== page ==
The New England Patriots cruised to a 13-3 record on their way to the AFC's top seed, but Tim Britton of the Providence Journal uncovered a disquieting fact for Pats fans: the team only played two games against franchises that finished with winning records, and lost them both -- to the Steelers in Pittsburgh and at home against the Giants.
Every other playoff team has played at least four games against winning teams, and all but the Lions have emerged victorious in one (the Giants, it’s worth noting, didn’t beat a team above .500 outside of the Pats).
While it would be easy to jump to conclusions about the Patriots' postseason chances -- every Super Bowl winner since 2000 has played at least five winning teams during the regular season -- this is more a quirk of scheduling than a guaranteed predictor. All but two of the Pats' games came against opponents in the AFC East, AFC West, and NFC East; discounting the Pats, those divisions produced only one team over .500 (the 9-7 Giants).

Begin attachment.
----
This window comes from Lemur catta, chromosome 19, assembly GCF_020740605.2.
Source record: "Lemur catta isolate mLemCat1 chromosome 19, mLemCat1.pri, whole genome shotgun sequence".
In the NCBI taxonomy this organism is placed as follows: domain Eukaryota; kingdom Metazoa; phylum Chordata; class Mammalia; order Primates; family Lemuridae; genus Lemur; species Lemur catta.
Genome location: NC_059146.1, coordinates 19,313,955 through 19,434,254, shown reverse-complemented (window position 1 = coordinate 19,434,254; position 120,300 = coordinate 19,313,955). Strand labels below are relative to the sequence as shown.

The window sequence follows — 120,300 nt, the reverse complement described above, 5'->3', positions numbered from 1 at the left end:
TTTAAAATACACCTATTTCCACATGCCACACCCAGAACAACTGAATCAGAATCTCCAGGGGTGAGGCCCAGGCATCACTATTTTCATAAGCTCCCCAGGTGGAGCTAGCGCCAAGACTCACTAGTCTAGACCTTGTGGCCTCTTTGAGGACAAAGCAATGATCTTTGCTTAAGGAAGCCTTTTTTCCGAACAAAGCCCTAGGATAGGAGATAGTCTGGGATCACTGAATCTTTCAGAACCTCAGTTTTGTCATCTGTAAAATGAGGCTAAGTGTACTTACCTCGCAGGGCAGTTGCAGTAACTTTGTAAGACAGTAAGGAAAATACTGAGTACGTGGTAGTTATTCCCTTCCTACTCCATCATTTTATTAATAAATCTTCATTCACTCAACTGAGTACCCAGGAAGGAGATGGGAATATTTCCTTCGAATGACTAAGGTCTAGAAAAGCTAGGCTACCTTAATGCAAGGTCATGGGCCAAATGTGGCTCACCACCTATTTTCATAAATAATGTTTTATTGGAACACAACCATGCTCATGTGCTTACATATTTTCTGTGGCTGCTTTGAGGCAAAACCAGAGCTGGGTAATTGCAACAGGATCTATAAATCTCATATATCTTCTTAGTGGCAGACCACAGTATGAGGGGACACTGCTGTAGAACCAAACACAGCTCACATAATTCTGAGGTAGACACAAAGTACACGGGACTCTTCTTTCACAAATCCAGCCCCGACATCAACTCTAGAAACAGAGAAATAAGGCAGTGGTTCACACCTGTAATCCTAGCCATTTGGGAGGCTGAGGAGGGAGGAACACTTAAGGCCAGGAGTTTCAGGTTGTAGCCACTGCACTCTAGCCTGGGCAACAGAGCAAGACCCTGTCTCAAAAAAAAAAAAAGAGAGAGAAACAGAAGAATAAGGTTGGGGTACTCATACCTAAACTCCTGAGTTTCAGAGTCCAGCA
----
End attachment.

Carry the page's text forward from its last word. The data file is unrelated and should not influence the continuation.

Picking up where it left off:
A soft schedule does not necessarily spell doom, however: the 1999 Rams played just one game against a winning team during the regular season, a loss to the Titans that they avenged in the Super Bowl. If I were a Pats fan, I'd be more concerned about the team's porous defense than their strength of schedule.